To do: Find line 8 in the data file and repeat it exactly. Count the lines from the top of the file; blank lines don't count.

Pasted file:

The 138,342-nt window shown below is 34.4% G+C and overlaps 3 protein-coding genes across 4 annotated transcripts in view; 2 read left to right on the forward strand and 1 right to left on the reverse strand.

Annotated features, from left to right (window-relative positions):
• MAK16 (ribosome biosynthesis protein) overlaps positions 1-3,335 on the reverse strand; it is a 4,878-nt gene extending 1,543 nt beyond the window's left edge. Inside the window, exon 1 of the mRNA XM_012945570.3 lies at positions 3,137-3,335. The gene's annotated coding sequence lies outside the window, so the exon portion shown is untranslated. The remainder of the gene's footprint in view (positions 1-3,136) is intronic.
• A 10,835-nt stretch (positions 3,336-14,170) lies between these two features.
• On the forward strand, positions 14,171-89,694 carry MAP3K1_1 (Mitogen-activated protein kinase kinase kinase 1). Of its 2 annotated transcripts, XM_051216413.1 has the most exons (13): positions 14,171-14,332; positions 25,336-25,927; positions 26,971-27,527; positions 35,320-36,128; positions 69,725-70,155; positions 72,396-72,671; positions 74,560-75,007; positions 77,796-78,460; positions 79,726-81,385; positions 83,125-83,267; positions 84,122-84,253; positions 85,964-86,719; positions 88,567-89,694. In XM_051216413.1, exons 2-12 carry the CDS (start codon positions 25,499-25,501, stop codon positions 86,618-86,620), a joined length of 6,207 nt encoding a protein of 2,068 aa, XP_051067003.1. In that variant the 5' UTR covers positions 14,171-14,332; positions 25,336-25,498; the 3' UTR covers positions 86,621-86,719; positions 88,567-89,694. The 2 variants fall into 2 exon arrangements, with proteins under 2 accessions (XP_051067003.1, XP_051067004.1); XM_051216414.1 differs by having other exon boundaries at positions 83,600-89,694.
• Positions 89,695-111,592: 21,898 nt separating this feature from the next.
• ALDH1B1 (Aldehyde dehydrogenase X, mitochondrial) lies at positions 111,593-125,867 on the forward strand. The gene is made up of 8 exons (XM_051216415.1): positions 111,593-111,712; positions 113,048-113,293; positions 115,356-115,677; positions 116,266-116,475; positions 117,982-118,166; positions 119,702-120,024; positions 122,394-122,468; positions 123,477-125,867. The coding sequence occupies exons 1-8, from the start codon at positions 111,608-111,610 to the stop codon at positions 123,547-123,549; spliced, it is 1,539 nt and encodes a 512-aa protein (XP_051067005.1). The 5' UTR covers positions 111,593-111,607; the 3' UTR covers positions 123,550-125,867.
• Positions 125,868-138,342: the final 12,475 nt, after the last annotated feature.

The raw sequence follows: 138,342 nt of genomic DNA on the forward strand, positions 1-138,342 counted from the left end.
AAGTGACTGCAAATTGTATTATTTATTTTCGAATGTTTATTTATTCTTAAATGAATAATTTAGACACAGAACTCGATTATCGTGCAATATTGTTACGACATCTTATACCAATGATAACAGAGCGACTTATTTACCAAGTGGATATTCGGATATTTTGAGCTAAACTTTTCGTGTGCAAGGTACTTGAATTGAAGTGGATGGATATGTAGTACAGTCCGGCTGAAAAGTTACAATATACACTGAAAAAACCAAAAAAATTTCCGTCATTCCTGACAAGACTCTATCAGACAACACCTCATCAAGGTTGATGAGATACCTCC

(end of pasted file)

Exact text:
• Positions 125,868-138,342: the final 12,475 nt, after the last annotated feature.